Global estimates of people receiving care for specific mental health conditions (used as a proxy for mental health care as a whole) remained less than 50 per cent, with a global median of 40 per cent of people with depression and just 29 per cent of people with psychosis receiving care.
More encouraging was the increase in countries reporting mental health promotion and prevention programmes, from 41 per cent of member states in 2014 to 52p er cent in 2020.
However, 31 per cent of total reported programmes did not have dedicated human and financial resources, 27 per cent did not have a defined plan, and 39 per cent had no documented evidence of progress and or impact.
The global median number of mental health workers per 100,000 people has increased slightly from nine workers in 2014 to 13 workers per 100,000 people in 2020.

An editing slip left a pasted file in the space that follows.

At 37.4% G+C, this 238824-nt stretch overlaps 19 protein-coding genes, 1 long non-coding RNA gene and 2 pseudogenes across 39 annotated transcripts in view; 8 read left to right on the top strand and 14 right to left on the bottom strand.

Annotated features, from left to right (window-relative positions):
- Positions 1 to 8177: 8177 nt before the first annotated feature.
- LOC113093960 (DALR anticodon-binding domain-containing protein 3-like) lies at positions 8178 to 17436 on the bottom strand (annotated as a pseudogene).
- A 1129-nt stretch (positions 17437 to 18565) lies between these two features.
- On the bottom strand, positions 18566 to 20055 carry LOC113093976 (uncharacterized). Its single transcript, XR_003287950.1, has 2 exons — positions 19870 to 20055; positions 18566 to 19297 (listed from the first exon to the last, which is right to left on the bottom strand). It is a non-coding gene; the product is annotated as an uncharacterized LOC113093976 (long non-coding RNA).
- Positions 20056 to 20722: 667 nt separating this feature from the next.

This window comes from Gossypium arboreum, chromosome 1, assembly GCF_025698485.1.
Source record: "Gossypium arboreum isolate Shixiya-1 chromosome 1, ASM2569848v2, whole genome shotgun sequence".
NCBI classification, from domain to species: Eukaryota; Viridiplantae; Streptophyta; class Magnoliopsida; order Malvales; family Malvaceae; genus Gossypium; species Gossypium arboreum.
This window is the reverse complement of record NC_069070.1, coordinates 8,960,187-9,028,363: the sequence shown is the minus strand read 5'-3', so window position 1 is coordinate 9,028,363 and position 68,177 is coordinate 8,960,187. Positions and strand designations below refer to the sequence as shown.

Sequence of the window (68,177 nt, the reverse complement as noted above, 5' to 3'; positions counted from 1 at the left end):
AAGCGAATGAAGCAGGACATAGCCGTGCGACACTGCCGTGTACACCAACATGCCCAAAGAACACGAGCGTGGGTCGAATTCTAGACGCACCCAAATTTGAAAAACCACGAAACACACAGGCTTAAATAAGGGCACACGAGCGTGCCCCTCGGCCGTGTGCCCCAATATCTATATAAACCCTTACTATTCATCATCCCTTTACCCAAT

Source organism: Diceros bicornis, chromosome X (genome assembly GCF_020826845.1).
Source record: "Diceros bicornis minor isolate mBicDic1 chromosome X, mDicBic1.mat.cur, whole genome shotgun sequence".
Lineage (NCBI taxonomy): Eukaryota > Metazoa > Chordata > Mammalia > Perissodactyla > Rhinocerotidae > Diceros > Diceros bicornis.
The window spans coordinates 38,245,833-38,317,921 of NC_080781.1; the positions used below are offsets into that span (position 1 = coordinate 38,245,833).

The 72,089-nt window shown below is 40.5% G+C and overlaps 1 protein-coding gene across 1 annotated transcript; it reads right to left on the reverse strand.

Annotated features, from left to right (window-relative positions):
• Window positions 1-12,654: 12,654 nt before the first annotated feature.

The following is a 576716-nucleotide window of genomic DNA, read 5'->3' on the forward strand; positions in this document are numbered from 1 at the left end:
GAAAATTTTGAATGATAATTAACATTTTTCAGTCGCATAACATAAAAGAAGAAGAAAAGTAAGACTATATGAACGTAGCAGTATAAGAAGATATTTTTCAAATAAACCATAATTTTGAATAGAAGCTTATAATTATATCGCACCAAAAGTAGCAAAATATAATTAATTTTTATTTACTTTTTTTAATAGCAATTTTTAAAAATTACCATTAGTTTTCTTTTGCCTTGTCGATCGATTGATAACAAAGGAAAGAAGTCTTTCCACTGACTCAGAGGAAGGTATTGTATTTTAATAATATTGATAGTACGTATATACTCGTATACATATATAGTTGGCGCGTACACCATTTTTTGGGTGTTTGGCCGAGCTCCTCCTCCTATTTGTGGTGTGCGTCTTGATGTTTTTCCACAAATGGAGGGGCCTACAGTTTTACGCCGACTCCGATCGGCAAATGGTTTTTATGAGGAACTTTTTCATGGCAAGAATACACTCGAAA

However, there was a very high variation between countries of different income levels, with the number of mental health workers in high-income countries more than 40 times higher than in low-income ones.
New targets for 2030
The global targets reported on in the Mental Health Atlas are from the WHO's Comprehensive Mental Health Action Plan, which contained targets for 2020 endorsed by the World Health Assembly in 2013.
This Plan has now been extended to 2030 and includes new targets for the inclusion of mental health and psychosocial support in emergency preparedness plans, the integration of mental health into primary health care, and research on mental health.
"The new data from the Mental Health Atlas shows us that we still have a very long way to go in making sure that everyone, everywhere, has access to quality mental health care," said Dévora Kestel, director of the department of mental health and substance use at the WHO.
"But I am encouraged by the renewed vigour that we saw from governments as the new targets for 2030 were discussed and agreed and am confident that together we can do what is necessary to move from baby steps to giant leaps forward in the next 10 years."